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(Minor tweaks)
(Change <tt> to <code>, perhaps also minor tweak.)
 
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{{TipNew
 
{{TipNew
 
|id=1551
 
|id=1551
|previous=1550
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|previous=1549
 
|next=1552
 
|next=1552
 
|created=2008
 
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IPython and Vim make for a great IDE. The following shortcuts can help to make it even better.
 
IPython and Vim make for a great IDE. The following shortcuts can help to make it even better.
   
To also avoid having to enter a test command in IPython, I use konsole and dcop to send the command to IPython automatically. In the following, <tt>'</tt> is mapped to run the command <tt>'r'</tt> in IPython. First, start IPython as follows:
+
To also avoid having to enter a test command in IPython, I use konsole and dcop to send the command to IPython automatically. In the following, <code>'</code> is mapped to run the command <code>'r'</code> in IPython. First, start IPython as follows:
 
<pre>
 
<pre>
 
konsole --script
 
konsole --script
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gnome-terminal -e 'screen -S blah'
 
gnome-terminal -e 'screen -S blah'
 
</pre>
 
</pre>
 
   
 
Please feel free to add more tips for integration with IPython below.
 
Please feel free to add more tips for integration with IPython below.
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" opens a new konsole window with ipython running in screen
 
" opens a new konsole window with ipython running in screen
com OpenIPython :!konsole -e screen -S ipython_vim ipython
+
com OpenIPython :!konsole -e screen -S ipython_vim ipython
 
</pre>
 
</pre>
   
 
==Windows==
 
==Windows==
Find <tt>ipythonrc.ini</tt> and in this file find this line:
+
Find <code>ipythonrc.ini</code> and in this file find this line:
 
<pre>
 
<pre>
 
editor 0
 
editor 0
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</pre>
 
</pre>
   
In <tt>ipythonrc.ini</tt> the hash symbol (#) means comments as in Python. Be aware that there are two <tt>ipythonrc.ini</tt> files: one in the installation directory, the other in C:\Documents and Settings\<UserName>; one needs to modify the file in <Documents and Settings> and '''not''' in the installation directory for the effects to take place.
+
In <code>ipythonrc.ini</code> the hash symbol (#) means comments as in Python. Be aware that there are two <code>ipythonrc.ini</code> files: one in the installation directory, the other in C:\Documents and Settings\<UserName>; one needs to modify the file in <Documents and Settings> and '''not''' in the installation directory for the effects to take place.
   
 
After doing these modifications, restart IPython and type:
 
After doing these modifications, restart IPython and type:
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c.TerminalInteractiveShell.editor = 'gvim -f'
 
c.TerminalInteractiveShell.editor = 'gvim -f'
 
</pre>
 
</pre>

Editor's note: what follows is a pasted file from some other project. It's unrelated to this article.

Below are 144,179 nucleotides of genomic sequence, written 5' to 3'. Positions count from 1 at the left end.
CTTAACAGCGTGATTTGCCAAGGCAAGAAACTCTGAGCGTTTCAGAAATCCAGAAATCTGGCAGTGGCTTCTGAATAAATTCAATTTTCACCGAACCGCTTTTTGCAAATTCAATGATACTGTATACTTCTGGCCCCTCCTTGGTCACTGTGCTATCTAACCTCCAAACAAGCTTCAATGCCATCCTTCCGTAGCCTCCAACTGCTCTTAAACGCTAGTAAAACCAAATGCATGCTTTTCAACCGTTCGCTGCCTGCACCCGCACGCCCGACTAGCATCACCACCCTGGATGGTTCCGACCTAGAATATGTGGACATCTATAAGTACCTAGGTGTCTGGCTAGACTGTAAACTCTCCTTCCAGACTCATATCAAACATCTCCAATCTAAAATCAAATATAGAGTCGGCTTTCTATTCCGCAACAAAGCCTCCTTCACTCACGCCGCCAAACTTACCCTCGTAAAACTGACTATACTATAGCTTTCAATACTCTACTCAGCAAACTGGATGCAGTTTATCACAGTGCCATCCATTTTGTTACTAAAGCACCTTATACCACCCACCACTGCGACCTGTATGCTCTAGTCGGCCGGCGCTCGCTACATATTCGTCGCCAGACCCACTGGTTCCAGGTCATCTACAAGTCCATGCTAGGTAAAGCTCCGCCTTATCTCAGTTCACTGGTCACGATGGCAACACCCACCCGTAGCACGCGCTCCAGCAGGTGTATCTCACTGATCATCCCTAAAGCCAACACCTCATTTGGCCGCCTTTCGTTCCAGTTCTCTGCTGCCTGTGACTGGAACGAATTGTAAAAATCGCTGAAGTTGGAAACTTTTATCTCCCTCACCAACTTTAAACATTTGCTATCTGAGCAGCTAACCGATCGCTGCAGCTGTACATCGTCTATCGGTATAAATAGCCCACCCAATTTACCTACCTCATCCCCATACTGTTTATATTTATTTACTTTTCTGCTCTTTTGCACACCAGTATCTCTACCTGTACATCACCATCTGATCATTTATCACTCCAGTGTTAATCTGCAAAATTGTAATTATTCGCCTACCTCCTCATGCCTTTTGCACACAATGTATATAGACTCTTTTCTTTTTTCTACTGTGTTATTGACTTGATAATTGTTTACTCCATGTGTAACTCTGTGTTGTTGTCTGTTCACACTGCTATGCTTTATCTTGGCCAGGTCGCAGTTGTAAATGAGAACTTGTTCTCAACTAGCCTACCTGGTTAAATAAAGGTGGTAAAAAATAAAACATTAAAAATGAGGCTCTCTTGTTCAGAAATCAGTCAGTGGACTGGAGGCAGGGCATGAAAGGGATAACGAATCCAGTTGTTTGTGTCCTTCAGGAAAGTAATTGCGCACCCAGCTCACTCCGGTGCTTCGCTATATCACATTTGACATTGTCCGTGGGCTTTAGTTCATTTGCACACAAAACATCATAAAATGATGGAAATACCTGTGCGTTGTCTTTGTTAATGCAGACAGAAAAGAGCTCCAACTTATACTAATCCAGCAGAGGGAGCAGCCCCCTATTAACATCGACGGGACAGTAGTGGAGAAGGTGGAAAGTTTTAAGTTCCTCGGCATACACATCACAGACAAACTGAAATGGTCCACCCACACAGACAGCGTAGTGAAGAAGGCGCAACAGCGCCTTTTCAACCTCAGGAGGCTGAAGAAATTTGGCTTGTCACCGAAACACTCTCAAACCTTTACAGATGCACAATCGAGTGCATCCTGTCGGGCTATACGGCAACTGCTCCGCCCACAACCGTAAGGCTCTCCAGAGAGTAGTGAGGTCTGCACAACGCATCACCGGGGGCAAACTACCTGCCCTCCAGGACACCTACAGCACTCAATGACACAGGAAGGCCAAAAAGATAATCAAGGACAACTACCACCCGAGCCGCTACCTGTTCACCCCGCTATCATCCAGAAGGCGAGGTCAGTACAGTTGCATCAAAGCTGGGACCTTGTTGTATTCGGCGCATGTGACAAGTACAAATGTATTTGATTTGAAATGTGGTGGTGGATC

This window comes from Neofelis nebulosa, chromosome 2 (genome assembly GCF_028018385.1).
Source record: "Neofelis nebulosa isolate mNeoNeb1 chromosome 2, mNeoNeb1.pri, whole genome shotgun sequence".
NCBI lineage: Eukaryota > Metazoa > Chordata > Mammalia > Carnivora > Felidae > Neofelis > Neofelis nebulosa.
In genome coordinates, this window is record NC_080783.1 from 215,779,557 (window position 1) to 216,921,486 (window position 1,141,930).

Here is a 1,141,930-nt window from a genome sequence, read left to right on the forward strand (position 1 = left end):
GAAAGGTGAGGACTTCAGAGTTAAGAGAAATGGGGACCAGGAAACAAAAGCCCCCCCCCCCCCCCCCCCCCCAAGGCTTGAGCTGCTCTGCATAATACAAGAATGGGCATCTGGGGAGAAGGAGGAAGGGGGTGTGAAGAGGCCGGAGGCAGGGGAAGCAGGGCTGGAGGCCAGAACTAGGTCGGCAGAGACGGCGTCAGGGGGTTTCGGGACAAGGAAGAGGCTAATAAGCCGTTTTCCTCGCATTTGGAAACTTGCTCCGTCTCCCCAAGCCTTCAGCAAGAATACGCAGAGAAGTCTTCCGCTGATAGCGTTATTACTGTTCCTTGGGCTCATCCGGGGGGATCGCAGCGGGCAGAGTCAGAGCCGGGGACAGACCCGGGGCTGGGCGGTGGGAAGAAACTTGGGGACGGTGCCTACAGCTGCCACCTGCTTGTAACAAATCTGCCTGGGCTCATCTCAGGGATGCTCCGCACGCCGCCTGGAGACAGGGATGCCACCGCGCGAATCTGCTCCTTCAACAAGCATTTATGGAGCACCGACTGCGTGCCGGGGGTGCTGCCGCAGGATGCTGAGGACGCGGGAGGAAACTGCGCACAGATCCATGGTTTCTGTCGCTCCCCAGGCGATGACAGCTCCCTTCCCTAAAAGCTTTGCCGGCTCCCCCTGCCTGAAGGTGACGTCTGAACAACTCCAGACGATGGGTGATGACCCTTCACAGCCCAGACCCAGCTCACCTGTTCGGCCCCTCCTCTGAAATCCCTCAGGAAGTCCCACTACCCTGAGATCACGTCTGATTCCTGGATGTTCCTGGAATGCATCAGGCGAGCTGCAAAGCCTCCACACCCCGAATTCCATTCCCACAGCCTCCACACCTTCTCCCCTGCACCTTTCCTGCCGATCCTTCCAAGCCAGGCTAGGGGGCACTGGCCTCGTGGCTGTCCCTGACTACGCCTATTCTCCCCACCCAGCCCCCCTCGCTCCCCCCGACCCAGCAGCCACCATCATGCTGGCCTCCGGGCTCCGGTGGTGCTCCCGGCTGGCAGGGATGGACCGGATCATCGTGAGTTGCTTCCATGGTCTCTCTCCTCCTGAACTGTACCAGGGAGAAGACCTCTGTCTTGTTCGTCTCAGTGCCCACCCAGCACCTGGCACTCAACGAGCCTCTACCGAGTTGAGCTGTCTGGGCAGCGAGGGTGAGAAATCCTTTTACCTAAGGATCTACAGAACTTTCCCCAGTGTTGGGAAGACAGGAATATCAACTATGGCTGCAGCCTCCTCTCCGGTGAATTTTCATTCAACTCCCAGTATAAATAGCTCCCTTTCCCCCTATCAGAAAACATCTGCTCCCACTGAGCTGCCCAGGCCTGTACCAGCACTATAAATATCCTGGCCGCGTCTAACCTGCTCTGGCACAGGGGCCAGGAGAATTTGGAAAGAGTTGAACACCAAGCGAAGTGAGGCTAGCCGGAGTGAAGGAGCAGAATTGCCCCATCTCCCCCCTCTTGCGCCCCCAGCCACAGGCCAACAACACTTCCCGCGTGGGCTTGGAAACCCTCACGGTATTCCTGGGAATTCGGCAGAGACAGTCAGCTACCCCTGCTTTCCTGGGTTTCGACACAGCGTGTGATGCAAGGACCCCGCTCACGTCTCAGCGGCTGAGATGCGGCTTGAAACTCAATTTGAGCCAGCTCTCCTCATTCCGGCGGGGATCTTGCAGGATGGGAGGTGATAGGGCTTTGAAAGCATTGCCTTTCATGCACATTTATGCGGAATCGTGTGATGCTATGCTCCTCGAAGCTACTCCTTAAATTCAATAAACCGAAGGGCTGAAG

Restart ipython, then <tt>%edit</tt> should work.
+
Restart ipython, then <code>%edit</code> should work.

Latest revision as of 07:54, July 11, 2012

Tip 1551 Printable Monobook Previous Next

created 2008 · complexity basic · author Srepmub · version 7.0


This tip is deprecated for the following reasons:

If you're using IPython 0.11 or newer, have a look at vim-ipython. It ships with ipython, provides bidirectional interface between vim and ipython, and works on all platforms.


IPython and Vim make for a great IDE. The following shortcuts can help to make it even better.

To also avoid having to enter a test command in IPython, I use konsole and dcop to send the command to IPython automatically. In the following, ' is mapped to run the command 'r' in IPython. First, start IPython as follows:

konsole --script
ipython

Next, add the following mapping to vimrc:

nnoremap ' :wa<CR>:!dcop konsole-`pidof konsole` session-1 sendSession r<CR><CR>

I wanted to make this work in gnome-terminal as well, but couldn't figure out how to do this with DBUS. So here's a nice trick to make it work in any terminal that supports the 'screen' utility. First, create a 'virtual' screen named 'blah':

screen -S blah
ipython

Now to send a command to the 'blah' screen:

nnoremap ' :wa<CR>:!screen -x blah -X stuff $'r\n'<CR><CR>

To start screen with gnome-terminal:

gnome-terminal -e 'screen -S blah'

Please feel free to add more tips for integration with IPython below.

I used the following script:

" maps ' to save and run the current buffer in the ipython session
nnoremap ' :wa<CR>:!screen -x ipython_vim -X stuff $'\%run "%:p"\n'<CR><CR>

" opens a new konsole window with ipython running in screen
com OpenIPython :!konsole -e screen -S ipython_vim ipython

WindowsEdit

Find ipythonrc.ini and in this file find this line:

editor 0

and change this line to this line:

editor gvim -f

In ipythonrc.ini the hash symbol (#) means comments as in Python. Be aware that there are two ipythonrc.ini files: one in the installation directory, the other in C:\Documents and Settings\<UserName>; one needs to modify the file in <Documents and Settings> and not in the installation directory for the effects to take place.

After doing these modifications, restart IPython and type:

%edit

and gvim will start.

CommentsEdit

I tried this on Windows, and when I type %edit in IPython it opens Notepad and not gvim.

It works with:

ipython profile create
# creates ipython_config.py in document and settings/username/.ipython
Then edit this file to replace
c.TerminalInteractiveShell.editor = 'notepad'
with
c.TerminalInteractiveShell.editor = 'gvim -f'

Restart ipython, then %edit should work.

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